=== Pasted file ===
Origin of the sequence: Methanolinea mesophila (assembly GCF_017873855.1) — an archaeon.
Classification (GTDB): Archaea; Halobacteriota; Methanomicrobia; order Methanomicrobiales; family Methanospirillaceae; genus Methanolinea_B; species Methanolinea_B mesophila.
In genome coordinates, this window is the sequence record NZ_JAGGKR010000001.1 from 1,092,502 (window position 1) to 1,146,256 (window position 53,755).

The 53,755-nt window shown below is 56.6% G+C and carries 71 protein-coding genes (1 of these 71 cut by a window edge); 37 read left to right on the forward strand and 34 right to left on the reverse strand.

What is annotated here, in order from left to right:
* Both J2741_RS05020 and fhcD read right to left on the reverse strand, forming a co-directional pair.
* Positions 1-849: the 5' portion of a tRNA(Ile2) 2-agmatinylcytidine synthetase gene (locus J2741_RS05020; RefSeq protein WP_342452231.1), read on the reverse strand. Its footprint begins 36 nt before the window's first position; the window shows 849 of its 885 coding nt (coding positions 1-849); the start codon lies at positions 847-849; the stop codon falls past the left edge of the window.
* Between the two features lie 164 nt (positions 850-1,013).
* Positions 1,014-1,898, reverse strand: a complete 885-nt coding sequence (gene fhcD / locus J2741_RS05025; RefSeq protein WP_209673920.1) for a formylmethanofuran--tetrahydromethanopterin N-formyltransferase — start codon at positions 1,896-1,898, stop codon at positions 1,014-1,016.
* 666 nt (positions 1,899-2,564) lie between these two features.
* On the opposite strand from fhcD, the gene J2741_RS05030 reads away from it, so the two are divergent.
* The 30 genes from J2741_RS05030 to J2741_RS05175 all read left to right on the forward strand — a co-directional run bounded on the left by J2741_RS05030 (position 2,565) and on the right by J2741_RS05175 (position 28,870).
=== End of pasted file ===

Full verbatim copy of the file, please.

Origin of the sequence: Methanolinea mesophila (assembly GCF_017873855.1) — an archaeon.
Classification (GTDB): Archaea; Halobacteriota; Methanomicrobia; order Methanomicrobiales; family Methanospirillaceae; genus Methanolinea_B; species Methanolinea_B mesophila.
In genome coordinates, this window is the sequence record NZ_JAGGKR010000001.1 from 1,092,502 (window position 1) to 1,146,256 (window position 53,755).

The 53,755-nt window shown below is 56.6% G+C and carries 71 protein-coding genes (1 of these 71 cut by a window edge); 37 read left to right on the forward strand and 34 right to left on the reverse strand.

What is annotated here, in order from left to right:
* Both J2741_RS05020 and fhcD read right to left on the reverse strand, forming a co-directional pair.
* Positions 1-849: the 5' portion of a tRNA(Ile2) 2-agmatinylcytidine synthetase gene (locus J2741_RS05020; RefSeq protein WP_342452231.1), read on the reverse strand. Its footprint begins 36 nt before the window's first position; the window shows 849 of its 885 coding nt (coding positions 1-849); the start codon lies at positions 847-849; the stop codon falls past the left edge of the window.
* Between the two features lie 164 nt (positions 850-1,013).
* Positions 1,014-1,898, reverse strand: a complete 885-nt coding sequence (gene fhcD / locus J2741_RS05025; RefSeq protein WP_209673920.1) for a formylmethanofuran--tetrahydromethanopterin N-formyltransferase — start codon at positions 1,896-1,898, stop codon at positions 1,014-1,016.
* 666 nt (positions 1,899-2,564) lie between these two features.
* On the opposite strand from fhcD, the gene J2741_RS05030 reads away from it, so the two are divergent.
* The 30 genes from J2741_RS05030 to J2741_RS05175 all read left to right on the forward strand — a co-directional run bounded on the left by J2741_RS05030 (position 2,565) and on the right by J2741_RS05175 (position 28,870).